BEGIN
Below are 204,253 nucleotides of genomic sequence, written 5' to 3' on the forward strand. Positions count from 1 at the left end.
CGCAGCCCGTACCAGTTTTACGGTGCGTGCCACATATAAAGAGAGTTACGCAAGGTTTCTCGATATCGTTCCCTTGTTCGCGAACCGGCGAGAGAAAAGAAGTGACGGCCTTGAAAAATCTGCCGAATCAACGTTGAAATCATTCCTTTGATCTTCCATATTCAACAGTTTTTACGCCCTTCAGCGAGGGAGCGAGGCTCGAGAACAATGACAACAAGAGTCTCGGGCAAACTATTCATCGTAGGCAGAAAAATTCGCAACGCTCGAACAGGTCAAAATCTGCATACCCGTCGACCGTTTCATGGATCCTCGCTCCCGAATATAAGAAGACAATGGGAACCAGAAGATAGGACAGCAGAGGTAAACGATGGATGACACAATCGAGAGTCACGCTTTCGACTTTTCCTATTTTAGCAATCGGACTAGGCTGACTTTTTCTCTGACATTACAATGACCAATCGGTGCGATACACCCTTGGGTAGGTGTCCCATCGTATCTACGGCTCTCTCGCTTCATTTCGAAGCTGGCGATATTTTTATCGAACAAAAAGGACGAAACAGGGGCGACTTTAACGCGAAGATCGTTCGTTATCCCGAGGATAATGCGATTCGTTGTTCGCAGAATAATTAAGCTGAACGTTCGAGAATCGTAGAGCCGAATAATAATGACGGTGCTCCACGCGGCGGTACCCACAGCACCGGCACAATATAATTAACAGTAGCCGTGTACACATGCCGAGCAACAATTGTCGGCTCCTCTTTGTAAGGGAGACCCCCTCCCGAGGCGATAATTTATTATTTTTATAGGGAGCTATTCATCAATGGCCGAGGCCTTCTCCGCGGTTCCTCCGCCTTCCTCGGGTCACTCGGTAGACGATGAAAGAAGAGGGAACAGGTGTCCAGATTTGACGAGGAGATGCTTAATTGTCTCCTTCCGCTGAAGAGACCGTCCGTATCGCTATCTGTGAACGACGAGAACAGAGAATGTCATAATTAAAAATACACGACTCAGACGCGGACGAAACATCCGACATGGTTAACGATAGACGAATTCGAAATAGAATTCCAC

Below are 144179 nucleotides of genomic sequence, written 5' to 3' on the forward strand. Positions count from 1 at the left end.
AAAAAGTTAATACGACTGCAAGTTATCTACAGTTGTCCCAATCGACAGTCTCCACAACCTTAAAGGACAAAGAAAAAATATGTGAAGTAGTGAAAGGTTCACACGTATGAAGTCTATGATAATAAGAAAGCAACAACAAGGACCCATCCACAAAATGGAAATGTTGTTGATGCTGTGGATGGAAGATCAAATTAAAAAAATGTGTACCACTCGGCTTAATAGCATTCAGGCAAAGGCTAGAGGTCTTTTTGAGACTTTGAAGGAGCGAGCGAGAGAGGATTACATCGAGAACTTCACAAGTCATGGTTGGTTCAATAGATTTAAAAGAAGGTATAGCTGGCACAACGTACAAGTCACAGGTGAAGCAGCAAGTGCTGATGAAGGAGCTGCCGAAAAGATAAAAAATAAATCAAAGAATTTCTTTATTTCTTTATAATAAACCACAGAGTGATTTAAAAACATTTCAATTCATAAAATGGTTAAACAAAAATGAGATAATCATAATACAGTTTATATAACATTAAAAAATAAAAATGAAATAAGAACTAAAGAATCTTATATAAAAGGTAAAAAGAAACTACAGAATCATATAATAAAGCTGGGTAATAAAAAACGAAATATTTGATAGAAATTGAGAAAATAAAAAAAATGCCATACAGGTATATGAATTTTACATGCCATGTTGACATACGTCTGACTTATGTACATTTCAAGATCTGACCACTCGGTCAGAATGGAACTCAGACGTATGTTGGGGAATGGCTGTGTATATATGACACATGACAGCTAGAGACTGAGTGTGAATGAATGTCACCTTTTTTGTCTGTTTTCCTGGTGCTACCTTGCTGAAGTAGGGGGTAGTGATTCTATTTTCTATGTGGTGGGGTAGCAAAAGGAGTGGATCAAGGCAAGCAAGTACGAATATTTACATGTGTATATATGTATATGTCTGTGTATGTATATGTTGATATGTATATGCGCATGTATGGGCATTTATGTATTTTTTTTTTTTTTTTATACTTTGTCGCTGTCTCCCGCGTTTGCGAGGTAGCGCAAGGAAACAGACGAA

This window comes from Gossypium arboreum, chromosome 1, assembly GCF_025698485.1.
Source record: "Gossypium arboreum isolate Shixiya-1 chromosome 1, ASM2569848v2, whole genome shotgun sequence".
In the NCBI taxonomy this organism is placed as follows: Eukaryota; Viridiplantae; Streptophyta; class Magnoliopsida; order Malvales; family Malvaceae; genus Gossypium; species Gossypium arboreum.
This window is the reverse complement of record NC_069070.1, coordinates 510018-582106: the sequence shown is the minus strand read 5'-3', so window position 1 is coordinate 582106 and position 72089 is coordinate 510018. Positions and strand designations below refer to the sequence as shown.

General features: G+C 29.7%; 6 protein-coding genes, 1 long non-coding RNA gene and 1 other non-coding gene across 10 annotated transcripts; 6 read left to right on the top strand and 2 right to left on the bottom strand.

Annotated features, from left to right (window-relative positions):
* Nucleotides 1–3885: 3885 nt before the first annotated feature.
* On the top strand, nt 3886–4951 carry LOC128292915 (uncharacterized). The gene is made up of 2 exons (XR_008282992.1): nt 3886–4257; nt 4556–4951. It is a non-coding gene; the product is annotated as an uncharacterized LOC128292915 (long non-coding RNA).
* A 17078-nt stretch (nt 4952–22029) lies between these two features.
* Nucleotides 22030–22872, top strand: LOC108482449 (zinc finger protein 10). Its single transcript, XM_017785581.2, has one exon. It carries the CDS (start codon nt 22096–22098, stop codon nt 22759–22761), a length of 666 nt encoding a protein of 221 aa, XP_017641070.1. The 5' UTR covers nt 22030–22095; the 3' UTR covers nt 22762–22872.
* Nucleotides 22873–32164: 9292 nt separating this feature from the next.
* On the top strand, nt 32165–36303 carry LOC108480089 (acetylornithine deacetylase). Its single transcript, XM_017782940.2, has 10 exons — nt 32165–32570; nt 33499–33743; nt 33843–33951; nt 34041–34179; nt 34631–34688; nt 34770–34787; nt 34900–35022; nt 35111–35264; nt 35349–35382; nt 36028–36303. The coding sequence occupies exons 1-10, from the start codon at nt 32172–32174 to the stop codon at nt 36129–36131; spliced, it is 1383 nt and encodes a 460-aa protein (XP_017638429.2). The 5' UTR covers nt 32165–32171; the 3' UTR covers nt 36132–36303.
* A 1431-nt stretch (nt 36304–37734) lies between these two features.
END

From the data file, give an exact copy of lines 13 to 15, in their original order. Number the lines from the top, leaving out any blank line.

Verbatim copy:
* A 17078-nt stretch (nt 4952–22029) lies between these two features.
* Nucleotides 22030–22872, top strand: LOC108482449 (zinc finger protein 10). Its single transcript, XM_017785581.2, has one exon. It carries the CDS (start codon nt 22096–22098, stop codon nt 22759–22761), a length of 666 nt encoding a protein of 221 aa, XP_017641070.1. The 5' UTR covers nt 22030–22095; the 3' UTR covers nt 22762–22872.
* Nucleotides 22873–32164: 9292 nt separating this feature from the next.